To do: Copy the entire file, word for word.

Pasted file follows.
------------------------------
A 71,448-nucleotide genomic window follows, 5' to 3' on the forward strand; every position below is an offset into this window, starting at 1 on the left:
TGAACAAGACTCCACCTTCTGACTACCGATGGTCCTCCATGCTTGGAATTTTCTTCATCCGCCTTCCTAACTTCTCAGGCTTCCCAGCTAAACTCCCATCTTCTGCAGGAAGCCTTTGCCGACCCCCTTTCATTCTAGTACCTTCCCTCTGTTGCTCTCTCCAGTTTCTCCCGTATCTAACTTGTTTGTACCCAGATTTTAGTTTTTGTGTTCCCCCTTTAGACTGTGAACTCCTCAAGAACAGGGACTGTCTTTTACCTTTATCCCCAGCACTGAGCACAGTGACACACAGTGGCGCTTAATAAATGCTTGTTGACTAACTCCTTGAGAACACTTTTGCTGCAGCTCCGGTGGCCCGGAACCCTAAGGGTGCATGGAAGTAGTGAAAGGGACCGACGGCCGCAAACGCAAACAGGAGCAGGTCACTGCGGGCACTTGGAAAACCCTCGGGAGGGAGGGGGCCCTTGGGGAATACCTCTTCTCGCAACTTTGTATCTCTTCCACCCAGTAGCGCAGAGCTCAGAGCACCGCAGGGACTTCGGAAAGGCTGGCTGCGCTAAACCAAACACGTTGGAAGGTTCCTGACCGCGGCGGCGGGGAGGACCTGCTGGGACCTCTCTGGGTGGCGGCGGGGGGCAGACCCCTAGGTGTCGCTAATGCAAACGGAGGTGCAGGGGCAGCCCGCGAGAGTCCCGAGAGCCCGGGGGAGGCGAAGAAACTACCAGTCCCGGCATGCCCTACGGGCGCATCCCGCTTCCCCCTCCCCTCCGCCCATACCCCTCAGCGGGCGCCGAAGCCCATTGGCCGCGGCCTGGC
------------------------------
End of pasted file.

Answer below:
A 71,448-nucleotide genomic window follows, 5' to 3' on the forward strand; every position below is an offset into this window, starting at 1 on the left:
TGAACAAGACTCCACCTTCTGACTACCGATGGTCCTCCATGCTTGGAATTTTCTTCATCCGCCTTCCTAACTTCTCAGGCTTCCCAGCTAAACTCCCATCTTCTGCAGGAAGCCTTTGCCGACCCCCTTTCATTCTAGTACCTTCCCTCTGTTGCTCTCTCCAGTTTCTCCCGTATCTAACTTGTTTGTACCCAGATTTTAGTTTTTGTGTTCCCCCTTTAGACTGTGAACTCCTCAAGAACAGGGACTGTCTTTTACCTTTATCCCCAGCACTGAGCACAGTGACACACAGTGGCGCTTAATAAATGCTTGTTGACTAACTCCTTGAGAACACTTTTGCTGCAGCTCCGGTGGCCCGGAACCCTAAGGGTGCATGGAAGTAGTGAAAGGGACCGACGGCCGCAAACGCAAACAGGAGCAGGTCACTGCGGGCACTTGGAAAACCCTCGGGAGGGAGGGGGCCCTTGGGGAATACCTCTTCTCGCAACTTTGTATCTCTTCCACCCAGTAGCGCAGAGCTCAGAGCACCGCAGGGACTTCGGAAAGGCTGGCTGCGCTAAACCAAACACGTTGGAAGGTTCCTGACCGCGGCGGCGGGGAGGACCTGCTGGGACCTCTCTGGGTGGCGGCGGGGGGCAGACCCCTAGGTGTCGCTAATGCAAACGGAGGTGCAGGGGCAGCCCGCGAGAGTCCCGAGAGCCCGGGGGAGGCGAAGAAACTACCAGTCCCGGCATGCCCTACGGGCGCATCCCGCTTCCCCCTCCCCTCCGCCCATACCCCTCAGCGGGCGCCGAAGCCCATTGGCCGCGGCCTGGC